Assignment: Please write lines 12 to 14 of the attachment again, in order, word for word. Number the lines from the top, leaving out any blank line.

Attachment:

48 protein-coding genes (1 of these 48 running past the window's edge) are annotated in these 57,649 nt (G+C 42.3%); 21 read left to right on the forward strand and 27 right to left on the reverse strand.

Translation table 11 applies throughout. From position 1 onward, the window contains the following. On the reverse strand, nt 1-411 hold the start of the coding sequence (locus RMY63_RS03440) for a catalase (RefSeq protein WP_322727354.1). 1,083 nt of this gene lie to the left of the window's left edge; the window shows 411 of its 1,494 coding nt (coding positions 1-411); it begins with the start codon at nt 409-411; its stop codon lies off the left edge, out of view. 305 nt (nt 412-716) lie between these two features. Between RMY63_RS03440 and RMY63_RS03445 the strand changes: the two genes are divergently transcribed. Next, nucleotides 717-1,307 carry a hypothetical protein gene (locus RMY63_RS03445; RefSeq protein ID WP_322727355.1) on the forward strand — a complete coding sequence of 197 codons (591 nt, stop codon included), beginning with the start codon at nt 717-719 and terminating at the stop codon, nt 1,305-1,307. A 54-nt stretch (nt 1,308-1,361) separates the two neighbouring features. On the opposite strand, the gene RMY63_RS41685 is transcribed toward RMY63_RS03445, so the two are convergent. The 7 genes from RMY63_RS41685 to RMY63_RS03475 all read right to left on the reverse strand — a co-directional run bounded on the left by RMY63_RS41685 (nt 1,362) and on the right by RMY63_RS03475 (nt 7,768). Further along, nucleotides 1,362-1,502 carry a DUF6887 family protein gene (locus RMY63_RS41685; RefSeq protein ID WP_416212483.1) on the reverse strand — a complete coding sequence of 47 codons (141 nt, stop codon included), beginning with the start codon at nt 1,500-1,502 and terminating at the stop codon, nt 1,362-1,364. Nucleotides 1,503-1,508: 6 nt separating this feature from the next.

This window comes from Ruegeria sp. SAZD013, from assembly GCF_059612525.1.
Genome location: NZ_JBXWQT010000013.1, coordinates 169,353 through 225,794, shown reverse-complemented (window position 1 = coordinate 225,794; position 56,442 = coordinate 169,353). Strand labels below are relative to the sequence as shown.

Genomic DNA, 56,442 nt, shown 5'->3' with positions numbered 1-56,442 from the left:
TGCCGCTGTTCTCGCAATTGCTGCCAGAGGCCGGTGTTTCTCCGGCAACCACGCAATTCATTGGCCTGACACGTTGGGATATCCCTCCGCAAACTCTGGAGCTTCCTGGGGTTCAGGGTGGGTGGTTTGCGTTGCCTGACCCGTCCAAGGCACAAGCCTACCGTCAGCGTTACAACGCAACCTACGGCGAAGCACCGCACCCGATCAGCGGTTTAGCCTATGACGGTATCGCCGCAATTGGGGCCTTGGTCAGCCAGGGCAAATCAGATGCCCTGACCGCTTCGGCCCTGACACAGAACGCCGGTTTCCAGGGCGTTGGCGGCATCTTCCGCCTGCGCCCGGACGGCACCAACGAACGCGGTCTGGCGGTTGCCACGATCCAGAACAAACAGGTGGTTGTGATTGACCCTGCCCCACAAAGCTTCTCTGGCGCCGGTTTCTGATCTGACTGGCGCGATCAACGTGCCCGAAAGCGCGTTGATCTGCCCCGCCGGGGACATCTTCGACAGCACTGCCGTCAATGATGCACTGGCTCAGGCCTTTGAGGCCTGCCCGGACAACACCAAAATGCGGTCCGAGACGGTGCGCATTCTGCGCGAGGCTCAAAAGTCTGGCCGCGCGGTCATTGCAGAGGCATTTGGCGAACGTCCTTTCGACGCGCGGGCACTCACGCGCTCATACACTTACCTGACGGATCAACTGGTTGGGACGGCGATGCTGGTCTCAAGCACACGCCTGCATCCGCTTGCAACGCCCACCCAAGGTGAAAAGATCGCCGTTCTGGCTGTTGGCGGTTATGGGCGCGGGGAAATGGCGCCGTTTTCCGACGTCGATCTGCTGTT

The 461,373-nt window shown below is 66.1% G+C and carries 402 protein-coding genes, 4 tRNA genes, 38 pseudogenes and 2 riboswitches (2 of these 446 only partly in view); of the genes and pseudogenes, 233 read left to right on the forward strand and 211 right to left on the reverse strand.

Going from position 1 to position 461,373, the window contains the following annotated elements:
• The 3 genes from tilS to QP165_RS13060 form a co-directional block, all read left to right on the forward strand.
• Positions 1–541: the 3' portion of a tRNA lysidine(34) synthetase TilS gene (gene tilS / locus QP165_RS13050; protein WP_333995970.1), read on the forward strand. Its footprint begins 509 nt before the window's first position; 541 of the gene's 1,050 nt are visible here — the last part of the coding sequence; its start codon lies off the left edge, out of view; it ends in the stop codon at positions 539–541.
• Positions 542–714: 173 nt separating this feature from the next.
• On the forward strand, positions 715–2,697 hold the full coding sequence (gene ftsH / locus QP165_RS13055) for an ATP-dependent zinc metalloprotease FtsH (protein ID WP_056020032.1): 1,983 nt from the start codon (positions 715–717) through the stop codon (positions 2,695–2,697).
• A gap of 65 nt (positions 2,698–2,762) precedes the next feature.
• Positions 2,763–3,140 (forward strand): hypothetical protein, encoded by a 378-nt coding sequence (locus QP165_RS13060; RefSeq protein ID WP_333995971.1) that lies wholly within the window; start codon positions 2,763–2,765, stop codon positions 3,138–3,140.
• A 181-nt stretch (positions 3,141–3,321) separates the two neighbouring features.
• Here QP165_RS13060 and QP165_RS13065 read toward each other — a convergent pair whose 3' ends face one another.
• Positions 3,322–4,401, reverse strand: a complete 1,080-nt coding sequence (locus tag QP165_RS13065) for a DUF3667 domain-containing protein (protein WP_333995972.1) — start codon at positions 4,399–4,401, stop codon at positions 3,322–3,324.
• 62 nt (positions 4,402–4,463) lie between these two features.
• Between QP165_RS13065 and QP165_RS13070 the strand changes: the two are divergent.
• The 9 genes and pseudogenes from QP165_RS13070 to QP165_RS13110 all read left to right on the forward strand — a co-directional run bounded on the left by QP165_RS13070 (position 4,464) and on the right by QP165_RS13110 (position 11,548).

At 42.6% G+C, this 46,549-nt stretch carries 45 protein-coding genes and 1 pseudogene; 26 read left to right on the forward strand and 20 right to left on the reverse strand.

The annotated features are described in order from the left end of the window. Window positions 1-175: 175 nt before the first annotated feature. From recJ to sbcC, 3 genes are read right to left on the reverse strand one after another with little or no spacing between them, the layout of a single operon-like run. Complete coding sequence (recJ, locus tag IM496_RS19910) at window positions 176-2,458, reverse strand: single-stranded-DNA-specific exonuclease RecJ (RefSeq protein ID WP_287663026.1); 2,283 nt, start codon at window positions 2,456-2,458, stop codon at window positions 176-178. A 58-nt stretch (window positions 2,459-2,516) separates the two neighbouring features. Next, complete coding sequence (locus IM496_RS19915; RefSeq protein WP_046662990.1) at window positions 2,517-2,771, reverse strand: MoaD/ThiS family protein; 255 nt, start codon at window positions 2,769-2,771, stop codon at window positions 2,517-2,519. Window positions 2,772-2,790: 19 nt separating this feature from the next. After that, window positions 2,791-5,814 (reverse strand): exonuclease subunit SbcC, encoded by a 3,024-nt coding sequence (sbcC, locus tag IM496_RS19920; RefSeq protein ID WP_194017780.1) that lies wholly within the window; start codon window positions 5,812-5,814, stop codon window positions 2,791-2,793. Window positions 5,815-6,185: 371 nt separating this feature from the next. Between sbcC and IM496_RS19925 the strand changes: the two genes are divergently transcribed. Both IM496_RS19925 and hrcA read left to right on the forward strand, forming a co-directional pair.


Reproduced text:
• On the forward strand, positions 715–2,697 hold the full coding sequence (gene ftsH / locus QP165_RS13055) for an ATP-dependent zinc metalloprotease FtsH (protein ID WP_056020032.1): 1,983 nt from the start codon (positions 715–717) through the stop codon (positions 2,695–2,697).
• A gap of 65 nt (positions 2,698–2,762) precedes the next feature.
• Positions 2,763–3,140 (forward strand): hypothetical protein, encoded by a 378-nt coding sequence (locus QP165_RS13060; RefSeq protein ID WP_333995971.1) that lies wholly within the window; start codon positions 2,763–2,765, stop codon positions 3,138–3,140.